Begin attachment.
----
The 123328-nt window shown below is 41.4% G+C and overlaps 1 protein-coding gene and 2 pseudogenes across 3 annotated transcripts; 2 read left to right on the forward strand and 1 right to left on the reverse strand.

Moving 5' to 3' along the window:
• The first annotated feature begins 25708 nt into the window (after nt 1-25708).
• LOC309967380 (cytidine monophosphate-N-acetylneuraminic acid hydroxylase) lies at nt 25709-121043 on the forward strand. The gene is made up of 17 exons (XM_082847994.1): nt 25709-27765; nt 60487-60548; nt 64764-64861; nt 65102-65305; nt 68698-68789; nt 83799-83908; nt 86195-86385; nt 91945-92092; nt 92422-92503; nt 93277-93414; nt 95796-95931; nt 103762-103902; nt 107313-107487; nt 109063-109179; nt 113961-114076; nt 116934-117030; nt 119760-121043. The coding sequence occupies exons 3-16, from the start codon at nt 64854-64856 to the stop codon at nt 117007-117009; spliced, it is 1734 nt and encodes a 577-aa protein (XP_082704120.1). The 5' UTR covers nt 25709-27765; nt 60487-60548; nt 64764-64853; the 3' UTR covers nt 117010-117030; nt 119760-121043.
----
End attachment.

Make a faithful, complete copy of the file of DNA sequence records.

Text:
The 123328-nt window shown below is 41.4% G+C and overlaps 1 protein-coding gene and 2 pseudogenes across 3 annotated transcripts; 2 read left to right on the forward strand and 1 right to left on the reverse strand.

Moving 5' to 3' along the window:
• The first annotated feature begins 25708 nt into the window (after nt 1-25708).
• LOC309967380 (cytidine monophosphate-N-acetylneuraminic acid hydroxylase) lies at nt 25709-121043 on the forward strand. The gene is made up of 17 exons (XM_082847994.1): nt 25709-27765; nt 60487-60548; nt 64764-64861; nt 65102-65305; nt 68698-68789; nt 83799-83908; nt 86195-86385; nt 91945-92092; nt 92422-92503; nt 93277-93414; nt 95796-95931; nt 103762-103902; nt 107313-107487; nt 109063-109179; nt 113961-114076; nt 116934-117030; nt 119760-121043. The coding sequence occupies exons 3-16, from the start codon at nt 64854-64856 to the stop codon at nt 117007-117009; spliced, it is 1734 nt and encodes a 577-aa protein (XP_082704120.1). The 5' UTR covers nt 25709-27765; nt 60487-60548; nt 64764-64853; the 3' UTR covers nt 117010-117030; nt 119760-121043.